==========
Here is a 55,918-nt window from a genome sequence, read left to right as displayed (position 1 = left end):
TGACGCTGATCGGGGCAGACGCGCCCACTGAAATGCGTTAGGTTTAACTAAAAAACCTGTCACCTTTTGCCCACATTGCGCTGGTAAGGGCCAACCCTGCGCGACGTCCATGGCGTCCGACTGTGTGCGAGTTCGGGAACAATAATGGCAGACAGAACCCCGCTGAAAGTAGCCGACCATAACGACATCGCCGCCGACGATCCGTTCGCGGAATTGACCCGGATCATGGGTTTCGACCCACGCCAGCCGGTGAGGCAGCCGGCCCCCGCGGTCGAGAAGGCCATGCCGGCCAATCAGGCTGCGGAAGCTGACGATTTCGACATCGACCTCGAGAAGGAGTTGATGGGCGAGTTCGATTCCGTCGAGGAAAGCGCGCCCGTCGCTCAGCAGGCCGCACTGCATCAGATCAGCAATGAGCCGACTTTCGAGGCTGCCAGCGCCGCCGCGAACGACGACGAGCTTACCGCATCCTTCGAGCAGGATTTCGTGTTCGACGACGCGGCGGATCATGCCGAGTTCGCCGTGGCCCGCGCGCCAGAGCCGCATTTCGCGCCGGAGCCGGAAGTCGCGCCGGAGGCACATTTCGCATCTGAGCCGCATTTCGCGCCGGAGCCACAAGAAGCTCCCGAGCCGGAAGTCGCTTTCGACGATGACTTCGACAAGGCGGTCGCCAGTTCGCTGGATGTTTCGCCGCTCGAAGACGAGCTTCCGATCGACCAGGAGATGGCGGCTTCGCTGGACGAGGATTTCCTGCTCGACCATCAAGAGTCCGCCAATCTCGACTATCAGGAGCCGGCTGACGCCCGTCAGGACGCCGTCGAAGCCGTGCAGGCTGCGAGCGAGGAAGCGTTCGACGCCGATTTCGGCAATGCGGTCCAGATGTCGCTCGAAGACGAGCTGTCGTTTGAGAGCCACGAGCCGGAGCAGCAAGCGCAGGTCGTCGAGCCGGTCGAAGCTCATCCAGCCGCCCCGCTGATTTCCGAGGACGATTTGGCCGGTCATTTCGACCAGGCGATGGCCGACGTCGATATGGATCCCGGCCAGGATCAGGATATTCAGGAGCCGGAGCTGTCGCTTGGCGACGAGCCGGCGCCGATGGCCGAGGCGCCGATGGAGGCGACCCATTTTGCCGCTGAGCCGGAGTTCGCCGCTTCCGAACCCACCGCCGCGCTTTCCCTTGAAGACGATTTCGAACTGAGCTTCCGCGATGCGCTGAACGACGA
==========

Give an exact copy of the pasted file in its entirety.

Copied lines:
Here is a 55,918-nt window from a genome sequence, read left to right as displayed (position 1 = left end):
TGACGCTGATCGGGGCAGACGCGCCCACTGAAATGCGTTAGGTTTAACTAAAAAACCTGTCACCTTTTGCCCACATTGCGCTGGTAAGGGCCAACCCTGCGCGACGTCCATGGCGTCCGACTGTGTGCGAGTTCGGGAACAATAATGGCAGACAGAACCCCGCTGAAAGTAGCCGACCATAACGACATCGCCGCCGACGATCCGTTCGCGGAATTGACCCGGATCATGGGTTTCGACCCACGCCAGCCGGTGAGGCAGCCGGCCCCCGCGGTCGAGAAGGCCATGCCGGCCAATCAGGCTGCGGAAGCTGACGATTTCGACATCGACCTCGAGAAGGAGTTGATGGGCGAGTTCGATTCCGTCGAGGAAAGCGCGCCCGTCGCTCAGCAGGCCGCACTGCATCAGATCAGCAATGAGCCGACTTTCGAGGCTGCCAGCGCCGCCGCGAACGACGACGAGCTTACCGCATCCTTCGAGCAGGATTTCGTGTTCGACGACGCGGCGGATCATGCCGAGTTCGCCGTGGCCCGCGCGCCAGAGCCGCATTTCGCGCCGGAGCCGGAAGTCGCGCCGGAGGCACATTTCGCATCTGAGCCGCATTTCGCGCCGGAGCCACAAGAAGCTCCCGAGCCGGAAGTCGCTTTCGACGATGACTTCGACAAGGCGGTCGCCAGTTCGCTGGATGTTTCGCCGCTCGAAGACGAGCTTCCGATCGACCAGGAGATGGCGGCTTCGCTGGACGAGGATTTCCTGCTCGACCATCAAGAGTCCGCCAATCTCGACTATCAGGAGCCGGCTGACGCCCGTCAGGACGCCGTCGAAGCCGTGCAGGCTGCGAGCGAGGAAGCGTTCGACGCCGATTTCGGCAATGCGGTCCAGATGTCGCTCGAAGACGAGCTGTCGTTTGAGAGCCACGAGCCGGAGCAGCAAGCGCAGGTCGTCGAGCCGGTCGAAGCTCATCCAGCCGCCCCGCTGATTTCCGAGGACGATTTGGCCGGTCATTTCGACCAGGCGATGGCCGACGTCGATATGGATCCCGGCCAGGATCAGGATATTCAGGAGCCGGAGCTGTCGCTTGGCGACGAGCCGGCGCCGATGGCCGAGGCGCCGATGGAGGCGACCCATTTTGCCGCTGAGCCGGAGTTCGCCGCTTCCGAACCCACCGCCGCGCTTTCCCTTGAAGACGATTTCGAACTGAGCTTCCGCGATGCGCTGAACGACGA